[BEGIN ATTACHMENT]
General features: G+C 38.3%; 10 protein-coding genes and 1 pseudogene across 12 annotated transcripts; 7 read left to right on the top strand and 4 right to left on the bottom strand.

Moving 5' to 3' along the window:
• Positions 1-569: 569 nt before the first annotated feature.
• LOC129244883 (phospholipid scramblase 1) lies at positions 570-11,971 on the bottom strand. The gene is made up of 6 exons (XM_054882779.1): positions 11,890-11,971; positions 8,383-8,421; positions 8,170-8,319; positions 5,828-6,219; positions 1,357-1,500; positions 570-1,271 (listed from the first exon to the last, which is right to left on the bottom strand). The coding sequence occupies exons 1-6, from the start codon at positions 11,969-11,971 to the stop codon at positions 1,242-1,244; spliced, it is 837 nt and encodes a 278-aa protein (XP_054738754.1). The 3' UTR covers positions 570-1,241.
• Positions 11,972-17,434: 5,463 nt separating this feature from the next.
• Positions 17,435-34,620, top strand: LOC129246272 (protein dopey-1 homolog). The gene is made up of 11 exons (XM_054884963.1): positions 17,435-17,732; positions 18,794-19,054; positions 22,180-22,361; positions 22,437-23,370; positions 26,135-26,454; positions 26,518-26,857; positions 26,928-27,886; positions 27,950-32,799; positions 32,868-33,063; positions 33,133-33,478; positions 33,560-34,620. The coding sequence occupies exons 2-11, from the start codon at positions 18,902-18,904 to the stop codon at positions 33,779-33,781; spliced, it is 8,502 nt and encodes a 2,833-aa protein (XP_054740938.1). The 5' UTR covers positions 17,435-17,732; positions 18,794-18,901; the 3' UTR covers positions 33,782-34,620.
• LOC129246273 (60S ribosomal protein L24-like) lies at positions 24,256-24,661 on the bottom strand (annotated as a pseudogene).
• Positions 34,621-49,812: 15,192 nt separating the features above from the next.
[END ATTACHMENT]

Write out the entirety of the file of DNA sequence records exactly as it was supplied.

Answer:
General features: G+C 38.3%; 10 protein-coding genes and 1 pseudogene across 12 annotated transcripts; 7 read left to right on the top strand and 4 right to left on the bottom strand.

Moving 5' to 3' along the window:
• Positions 1-569: 569 nt before the first annotated feature.
• LOC129244883 (phospholipid scramblase 1) lies at positions 570-11,971 on the bottom strand. The gene is made up of 6 exons (XM_054882779.1): positions 11,890-11,971; positions 8,383-8,421; positions 8,170-8,319; positions 5,828-6,219; positions 1,357-1,500; positions 570-1,271 (listed from the first exon to the last, which is right to left on the bottom strand). The coding sequence occupies exons 1-6, from the start codon at positions 11,969-11,971 to the stop codon at positions 1,242-1,244; spliced, it is 837 nt and encodes a 278-aa protein (XP_054738754.1). The 3' UTR covers positions 570-1,241.
• Positions 11,972-17,434: 5,463 nt separating this feature from the next.
• Positions 17,435-34,620, top strand: LOC129246272 (protein dopey-1 homolog). The gene is made up of 11 exons (XM_054884963.1): positions 17,435-17,732; positions 18,794-19,054; positions 22,180-22,361; positions 22,437-23,370; positions 26,135-26,454; positions 26,518-26,857; positions 26,928-27,886; positions 27,950-32,799; positions 32,868-33,063; positions 33,133-33,478; positions 33,560-34,620. The coding sequence occupies exons 2-11, from the start codon at positions 18,902-18,904 to the stop codon at positions 33,779-33,781; spliced, it is 8,502 nt and encodes a 2,833-aa protein (XP_054740938.1). The 5' UTR covers positions 17,435-17,732; positions 18,794-18,901; the 3' UTR covers positions 33,782-34,620.
• LOC129246273 (60S ribosomal protein L24-like) lies at positions 24,256-24,661 on the bottom strand (annotated as a pseudogene).
• Positions 34,621-49,812: 15,192 nt separating the features above from the next.